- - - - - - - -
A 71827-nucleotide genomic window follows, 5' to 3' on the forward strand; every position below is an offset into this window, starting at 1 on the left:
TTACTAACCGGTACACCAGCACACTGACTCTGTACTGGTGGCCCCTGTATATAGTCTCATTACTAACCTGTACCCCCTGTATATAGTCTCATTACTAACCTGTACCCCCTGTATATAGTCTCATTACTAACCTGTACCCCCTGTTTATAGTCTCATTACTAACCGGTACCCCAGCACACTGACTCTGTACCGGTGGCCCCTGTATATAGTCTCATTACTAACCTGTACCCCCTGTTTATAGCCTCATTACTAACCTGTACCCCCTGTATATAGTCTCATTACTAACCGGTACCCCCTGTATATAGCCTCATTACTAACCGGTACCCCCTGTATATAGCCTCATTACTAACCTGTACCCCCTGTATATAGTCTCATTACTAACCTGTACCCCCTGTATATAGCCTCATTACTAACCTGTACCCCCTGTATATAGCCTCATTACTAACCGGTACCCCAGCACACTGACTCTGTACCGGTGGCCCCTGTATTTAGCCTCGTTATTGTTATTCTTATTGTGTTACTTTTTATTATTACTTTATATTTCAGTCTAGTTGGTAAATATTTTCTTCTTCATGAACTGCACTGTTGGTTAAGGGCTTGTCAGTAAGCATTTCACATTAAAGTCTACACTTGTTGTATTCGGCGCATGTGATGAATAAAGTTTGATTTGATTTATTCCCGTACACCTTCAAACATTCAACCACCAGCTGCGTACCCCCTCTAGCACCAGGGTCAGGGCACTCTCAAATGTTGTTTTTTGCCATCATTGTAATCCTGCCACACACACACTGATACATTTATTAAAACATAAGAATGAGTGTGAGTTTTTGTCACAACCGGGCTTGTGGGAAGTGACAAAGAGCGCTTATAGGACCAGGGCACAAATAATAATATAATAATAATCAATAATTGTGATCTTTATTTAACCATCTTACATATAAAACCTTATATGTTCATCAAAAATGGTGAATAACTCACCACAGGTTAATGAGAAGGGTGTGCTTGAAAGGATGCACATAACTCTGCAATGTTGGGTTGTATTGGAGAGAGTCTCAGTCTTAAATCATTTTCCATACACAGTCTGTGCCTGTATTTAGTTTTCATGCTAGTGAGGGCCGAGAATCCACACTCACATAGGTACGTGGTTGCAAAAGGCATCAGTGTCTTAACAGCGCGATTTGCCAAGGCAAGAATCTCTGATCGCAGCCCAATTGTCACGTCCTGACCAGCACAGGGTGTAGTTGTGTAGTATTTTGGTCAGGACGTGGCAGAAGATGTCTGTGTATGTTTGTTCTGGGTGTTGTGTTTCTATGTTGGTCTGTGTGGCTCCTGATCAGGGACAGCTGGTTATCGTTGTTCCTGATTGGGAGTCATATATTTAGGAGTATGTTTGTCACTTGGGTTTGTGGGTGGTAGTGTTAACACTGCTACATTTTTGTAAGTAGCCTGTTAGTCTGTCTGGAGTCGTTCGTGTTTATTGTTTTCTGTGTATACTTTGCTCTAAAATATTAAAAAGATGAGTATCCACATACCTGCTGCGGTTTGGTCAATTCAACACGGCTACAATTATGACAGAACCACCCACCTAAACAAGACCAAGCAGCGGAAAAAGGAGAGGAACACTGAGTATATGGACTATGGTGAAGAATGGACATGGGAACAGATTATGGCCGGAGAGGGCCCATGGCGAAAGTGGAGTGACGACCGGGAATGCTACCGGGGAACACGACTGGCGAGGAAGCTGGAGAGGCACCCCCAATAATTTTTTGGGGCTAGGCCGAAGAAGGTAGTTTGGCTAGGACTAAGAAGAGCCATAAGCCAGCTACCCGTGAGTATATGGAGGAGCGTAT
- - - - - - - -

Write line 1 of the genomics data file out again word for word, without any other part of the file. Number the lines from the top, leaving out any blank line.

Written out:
A 71827-nucleotide genomic window follows, 5' to 3' on the forward strand; every position below is an offset into this window, starting at 1 on the left: